cudaGetDeviceProperties executes very slow on GTX 980

Hello all,

I’ve just got the new GTX980 to work with and while working with it I encountered the problem that the execution time of cudaGetDeviceProperties is painstakingly slow. Right now, the function needs roughly 0.25 ms to execute while on the old system it only needs 0.025 ms. Can anyone explain to me why it’s this much slower?

Here is some information about the systems and the code.

Specs of the current system
Dell Precision T7600 Workstation
CPU: Intel Xeon E5-2630 @ 2.30 GHz
RAM: 4x8 GB 1333 MHz ECC RDIMM in 4 channel mode
OS: Ubuntu 14.04
Driver Verstion: 343.22
CUDA Version: 6.5 with support for GTX 9xx GPUs

Specs of the old system
CPU: Intel Core i7-2600S @ 2.8 GHz
GPU: NVIDIA GeFordce GTX 680
RAM 4x4 GB 1333 MHz in 2 channel mode
OS: Ubuntu 12.04
Driver Verstion: 331.62
CUDA Version: 6.0
(The CPU and memory of the old system are overclocked, though I don’t know any details since I just work with these workstations)

Host code

#include <stdio.h>
#include <stdlib.h>

// host main function
int main(void) {

	// define number of runs
	int runs = 50;

	// create events
	cudaEvent_t start, stop;
	float time;

	// get device props
	cudaEventRecord(start, 0);

	for (int run = 0; run < runs; run++)
		cudaDeviceProp prop;
		int device;
		cudaGetDeviceProperties(&prop, device);
	cudaEventRecord(stop, 0);
	cudaEventElapsedTime(&time, start, stop);
	printf("Time to get device properties: %5.5f ms.\n", time/runs);

	return 0;

Compiled with: nvcc -v -O2 -o getProps

Is the difference in execution simply to explain with the overclocked system parts or is there something else to consider?

Thanks for your time. Any help is much appreciated.

Best regards,


A few questions for clarification:

(1) What is the operating system on the two respective systems?
(2) Are both systems using the same CUDA toolkit and CUDA driver versions?
(3) How is the (sub-millisecond) execution time of cudaGetDeviceProperties() relevant to application performance, given that this is a function usually called once at the start of an application? The execution time for cudaGetDeviceProperties() is probably well below the CUDA context initialization time.

Thanks for your reply. To answer your questions

(1) The current system uses Ubuntu 14.04, the old system Ubuntu 12.04

(2) Both systems are using the CUDA Toolkit 6.5. On the current system the version with the support for the GTX 9xx GPUs is installed.
The old system runs with driver version 331.62 and the current one with driver version 343.22.

(3) Well, I was using the function getNumBlocksAndThreads from the CUDA-reduction sample in my code and it was called a couple of times. There, prop.maxGridSize and prop.maxThreadsPerBlock are used and the device properties are fetched in every function call. I never gave much thought about it and I now realize that it is not very smart to use the cudaGetDeviceProperties function in the first place. My program needs to be executed in <30 ms and therefore the cumulative timing of this function did matter. I’ve written a workaround and everything is fine. So my question is more out of curiosity.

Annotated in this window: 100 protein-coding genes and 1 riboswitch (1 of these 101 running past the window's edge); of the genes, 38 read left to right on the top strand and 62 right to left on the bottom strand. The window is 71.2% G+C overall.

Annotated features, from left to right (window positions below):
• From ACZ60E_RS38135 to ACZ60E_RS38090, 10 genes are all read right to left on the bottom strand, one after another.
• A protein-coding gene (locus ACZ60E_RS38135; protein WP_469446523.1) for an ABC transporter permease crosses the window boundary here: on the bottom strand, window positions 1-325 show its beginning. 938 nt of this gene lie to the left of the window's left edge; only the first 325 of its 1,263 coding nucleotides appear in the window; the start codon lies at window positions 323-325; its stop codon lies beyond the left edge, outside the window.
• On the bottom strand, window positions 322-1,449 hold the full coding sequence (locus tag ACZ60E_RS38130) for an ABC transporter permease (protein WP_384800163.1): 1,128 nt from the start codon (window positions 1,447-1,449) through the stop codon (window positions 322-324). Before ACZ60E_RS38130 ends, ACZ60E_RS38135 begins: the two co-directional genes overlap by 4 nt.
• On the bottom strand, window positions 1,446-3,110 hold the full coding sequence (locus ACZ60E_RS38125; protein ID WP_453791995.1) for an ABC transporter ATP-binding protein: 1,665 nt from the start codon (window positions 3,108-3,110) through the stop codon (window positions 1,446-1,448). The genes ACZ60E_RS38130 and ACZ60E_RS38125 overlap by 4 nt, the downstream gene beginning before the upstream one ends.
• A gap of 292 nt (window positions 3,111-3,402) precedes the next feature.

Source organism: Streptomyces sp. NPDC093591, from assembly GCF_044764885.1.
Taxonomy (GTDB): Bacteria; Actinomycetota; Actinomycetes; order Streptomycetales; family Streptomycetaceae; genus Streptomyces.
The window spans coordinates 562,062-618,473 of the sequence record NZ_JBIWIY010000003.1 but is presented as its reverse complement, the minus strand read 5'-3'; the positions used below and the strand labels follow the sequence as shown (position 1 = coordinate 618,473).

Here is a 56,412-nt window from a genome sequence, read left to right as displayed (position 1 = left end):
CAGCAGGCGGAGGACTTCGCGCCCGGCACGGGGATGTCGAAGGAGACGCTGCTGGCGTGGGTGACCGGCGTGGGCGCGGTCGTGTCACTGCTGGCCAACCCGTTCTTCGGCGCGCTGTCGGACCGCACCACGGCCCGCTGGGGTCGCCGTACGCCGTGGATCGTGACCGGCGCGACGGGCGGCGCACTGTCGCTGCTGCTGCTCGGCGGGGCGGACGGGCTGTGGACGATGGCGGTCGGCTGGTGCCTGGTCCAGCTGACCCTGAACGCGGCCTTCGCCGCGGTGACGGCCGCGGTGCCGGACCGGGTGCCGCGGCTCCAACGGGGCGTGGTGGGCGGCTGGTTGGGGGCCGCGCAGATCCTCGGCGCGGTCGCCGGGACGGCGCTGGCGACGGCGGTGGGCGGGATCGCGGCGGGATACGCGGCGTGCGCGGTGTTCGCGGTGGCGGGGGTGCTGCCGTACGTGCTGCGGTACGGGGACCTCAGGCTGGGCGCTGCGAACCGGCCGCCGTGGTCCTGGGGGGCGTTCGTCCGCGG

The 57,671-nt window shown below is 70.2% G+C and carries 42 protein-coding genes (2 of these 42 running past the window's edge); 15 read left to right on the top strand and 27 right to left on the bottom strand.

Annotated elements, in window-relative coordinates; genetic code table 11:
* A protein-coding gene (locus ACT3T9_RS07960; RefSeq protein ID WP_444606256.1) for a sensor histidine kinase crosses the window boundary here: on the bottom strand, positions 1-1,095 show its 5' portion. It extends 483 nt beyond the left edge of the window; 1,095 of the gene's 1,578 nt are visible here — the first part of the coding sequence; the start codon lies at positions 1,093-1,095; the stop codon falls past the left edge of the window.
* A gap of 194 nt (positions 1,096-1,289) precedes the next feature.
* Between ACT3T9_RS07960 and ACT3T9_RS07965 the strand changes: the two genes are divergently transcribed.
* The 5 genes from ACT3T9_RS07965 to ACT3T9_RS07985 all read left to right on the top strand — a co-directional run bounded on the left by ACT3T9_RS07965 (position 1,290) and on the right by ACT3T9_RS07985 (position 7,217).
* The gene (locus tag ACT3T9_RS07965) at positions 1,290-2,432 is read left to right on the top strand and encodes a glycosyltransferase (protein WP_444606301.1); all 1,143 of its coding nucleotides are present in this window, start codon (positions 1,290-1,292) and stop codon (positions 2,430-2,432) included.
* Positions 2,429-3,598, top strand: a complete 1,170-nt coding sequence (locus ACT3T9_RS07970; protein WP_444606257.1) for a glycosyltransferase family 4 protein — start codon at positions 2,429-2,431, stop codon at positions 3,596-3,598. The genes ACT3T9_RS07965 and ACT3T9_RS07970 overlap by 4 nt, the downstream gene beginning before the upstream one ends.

Your assumption seems to be that the type of GPU leads to a different execution time. But given that different OS versions and different driver versions are involved, one cannot conclude that. One would have to do controlled experiments, in which only a single variable is changed at a time. I would think that even CPU performance is one of those variables, as the driver code executes on the CPU.

You may also want to re-think the measurement methodology. Often the first execution of a piece of code triggers additional “penalties”, anything from cache misses to move code into the CPUs ICache to one-time initialization overhead for device hardware. A better methodology usually is to report the best time out of N runs, where N >= 2. This is the methodology used by the well-known STREAM benchmark for example, which uses N=10 by default.

CUDA 6.5 is not compatible with driver 331.62

Thanks again for you replies.

You are right, I checked and CUDA 6.0 is installed on the old system. My mistake.

I guess it won’t be possible for me to find out what exactly triggered the high execution times since I can’t change the hardware of the workstations. But thanks for your input. Luckily it was not hard to rewrite the code.

txbob raises an important point. If the driver version 331.62 is insufficient to run CUDA 6.5, it stands to reason that the execution time of cudaGetDeviceProperties() was lower on the older system because the API call failed and returned right away. A best practice is to check the return status of all API calls.